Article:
Randwick City Council Sports Committee Minutes – 19 August 2015

Attachment 1

 

 


 


 


 


 


 


 


 


 


 


 


 


 


 


 


 


 


 


 


Works Committee                                                                                               10 November 2015

 

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Works Report No. W32/15

 

Subject:                  Pedestrian and cyclists safety in and around Pioneer Park, Matraville

Folder No:               F2004/08338

Author:                    Robert Rosadi, Coordinator, Integrated Transport      

 

Introduction

 

Council at its meeting held on 22 September 2015, resolved:

 

“(Belleli/Stavrinos) that, after a spate of near misses and accidents involving cyclists and pedestrians in the vicinity of Pioneer Park Malabar, Council:

 

a)     calls for a report on options available to Council to help reduce the very real danger to cyclists and pedestrians in the vicinity of Pioneer Park, Malabar;

 

b)     such options to include an inspection of the T-Junction at Cromwell Place and Franklin Street to see what can be done to make this danger spot safer, for example a Stop Sign at the corner so both cyclists and motorists will pause before turning left or right as well as other traffic calming devices such as speed bumps; and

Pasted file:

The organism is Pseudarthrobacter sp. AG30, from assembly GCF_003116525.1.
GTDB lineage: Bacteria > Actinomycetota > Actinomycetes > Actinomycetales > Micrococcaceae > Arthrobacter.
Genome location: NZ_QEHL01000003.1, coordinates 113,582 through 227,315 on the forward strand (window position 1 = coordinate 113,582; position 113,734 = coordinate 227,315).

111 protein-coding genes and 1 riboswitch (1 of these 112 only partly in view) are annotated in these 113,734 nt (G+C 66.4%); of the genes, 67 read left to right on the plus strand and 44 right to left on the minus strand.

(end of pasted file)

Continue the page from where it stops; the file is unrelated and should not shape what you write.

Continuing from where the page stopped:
c)     considers implementing a cycle safely education campaign to encourage both adults and children to obey both road and pathway rules so we can all enjoy the great outdoors together in harmony and without injury.”

 

Issues

 

A review of Council’s crash data shows that there have been no recorded crashes (tow away, injury or worse) at the intersection of Franklin Street and Cromwell Place.  This would suggest that the current intersection arrangement is providing the appropriate level of service for the existing pedestrian, cyclist and general traffic volumes.